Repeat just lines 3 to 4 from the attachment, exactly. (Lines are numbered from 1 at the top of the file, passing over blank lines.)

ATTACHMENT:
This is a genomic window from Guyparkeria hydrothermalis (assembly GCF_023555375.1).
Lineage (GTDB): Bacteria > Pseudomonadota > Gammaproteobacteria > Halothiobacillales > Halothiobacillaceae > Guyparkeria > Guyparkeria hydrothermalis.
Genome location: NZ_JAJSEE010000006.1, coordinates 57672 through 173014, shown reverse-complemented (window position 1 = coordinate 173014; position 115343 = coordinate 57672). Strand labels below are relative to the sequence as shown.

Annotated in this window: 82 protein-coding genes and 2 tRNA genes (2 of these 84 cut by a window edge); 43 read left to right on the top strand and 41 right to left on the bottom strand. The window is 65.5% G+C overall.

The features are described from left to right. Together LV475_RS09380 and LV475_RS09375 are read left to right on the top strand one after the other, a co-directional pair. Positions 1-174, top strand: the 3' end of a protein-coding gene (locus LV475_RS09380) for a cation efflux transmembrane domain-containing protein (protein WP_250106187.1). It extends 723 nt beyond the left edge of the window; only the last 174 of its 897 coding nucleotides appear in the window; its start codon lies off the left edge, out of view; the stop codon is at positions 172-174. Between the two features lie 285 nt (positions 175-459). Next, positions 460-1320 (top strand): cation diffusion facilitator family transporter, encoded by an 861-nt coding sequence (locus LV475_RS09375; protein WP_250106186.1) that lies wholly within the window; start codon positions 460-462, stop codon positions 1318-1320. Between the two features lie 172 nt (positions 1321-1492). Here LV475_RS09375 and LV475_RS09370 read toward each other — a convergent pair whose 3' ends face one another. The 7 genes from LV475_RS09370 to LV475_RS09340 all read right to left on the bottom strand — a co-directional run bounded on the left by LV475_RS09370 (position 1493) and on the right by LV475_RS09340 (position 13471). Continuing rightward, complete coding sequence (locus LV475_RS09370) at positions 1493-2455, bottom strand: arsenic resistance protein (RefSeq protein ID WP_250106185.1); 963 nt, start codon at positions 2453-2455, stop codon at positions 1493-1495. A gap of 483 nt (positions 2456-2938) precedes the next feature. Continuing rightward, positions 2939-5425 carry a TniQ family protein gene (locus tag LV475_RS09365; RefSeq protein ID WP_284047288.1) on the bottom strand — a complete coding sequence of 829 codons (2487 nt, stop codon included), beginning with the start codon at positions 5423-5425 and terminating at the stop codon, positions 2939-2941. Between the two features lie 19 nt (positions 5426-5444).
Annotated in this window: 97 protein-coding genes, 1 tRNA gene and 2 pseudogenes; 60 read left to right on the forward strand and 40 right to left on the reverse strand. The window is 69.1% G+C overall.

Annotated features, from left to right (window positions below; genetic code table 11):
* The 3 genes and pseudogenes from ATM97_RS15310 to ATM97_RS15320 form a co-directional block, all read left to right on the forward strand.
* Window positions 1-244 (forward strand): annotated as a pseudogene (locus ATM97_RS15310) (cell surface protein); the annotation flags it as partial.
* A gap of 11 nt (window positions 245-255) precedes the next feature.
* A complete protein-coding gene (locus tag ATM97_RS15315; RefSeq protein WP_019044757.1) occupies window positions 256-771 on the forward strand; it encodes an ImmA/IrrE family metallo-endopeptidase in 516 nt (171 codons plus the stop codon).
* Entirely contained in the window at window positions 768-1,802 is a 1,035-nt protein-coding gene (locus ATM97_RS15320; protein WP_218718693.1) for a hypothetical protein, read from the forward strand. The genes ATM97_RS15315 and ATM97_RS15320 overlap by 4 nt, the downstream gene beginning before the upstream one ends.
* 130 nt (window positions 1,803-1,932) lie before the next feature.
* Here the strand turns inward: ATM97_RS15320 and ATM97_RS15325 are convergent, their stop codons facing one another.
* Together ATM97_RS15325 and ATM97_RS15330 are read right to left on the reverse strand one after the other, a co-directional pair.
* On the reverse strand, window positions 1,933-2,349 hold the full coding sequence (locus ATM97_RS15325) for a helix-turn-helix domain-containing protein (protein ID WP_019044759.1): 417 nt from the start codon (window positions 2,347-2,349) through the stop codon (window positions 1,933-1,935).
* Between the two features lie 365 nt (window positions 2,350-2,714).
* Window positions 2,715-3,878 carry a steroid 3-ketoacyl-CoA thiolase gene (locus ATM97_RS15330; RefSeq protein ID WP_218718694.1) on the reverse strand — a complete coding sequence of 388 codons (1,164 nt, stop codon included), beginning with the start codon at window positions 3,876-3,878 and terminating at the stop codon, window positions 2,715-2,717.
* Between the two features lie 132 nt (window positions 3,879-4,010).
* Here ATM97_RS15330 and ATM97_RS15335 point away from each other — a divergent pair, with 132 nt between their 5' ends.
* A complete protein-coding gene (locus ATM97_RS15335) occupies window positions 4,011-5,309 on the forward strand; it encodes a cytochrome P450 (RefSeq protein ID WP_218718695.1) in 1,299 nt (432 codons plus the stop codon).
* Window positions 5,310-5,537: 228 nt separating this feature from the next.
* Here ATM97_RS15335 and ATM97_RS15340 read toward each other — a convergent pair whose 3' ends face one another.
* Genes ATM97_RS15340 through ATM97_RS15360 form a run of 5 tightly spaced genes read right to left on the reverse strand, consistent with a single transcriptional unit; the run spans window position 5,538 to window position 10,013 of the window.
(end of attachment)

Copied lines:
Genome location: NZ_JAJSEE010000006.1, coordinates 57672 through 173014, shown reverse-complemented (window position 1 = coordinate 173014; position 115343 = coordinate 57672). Strand labels below are relative to the sequence as shown.

Annotated in this window: 82 protein-coding genes and 2 tRNA genes (2 of these 84 cut by a window edge); 43 read left to right on the top strand and 41 right to left on the bottom strand. The window is 65.5% G+C overall.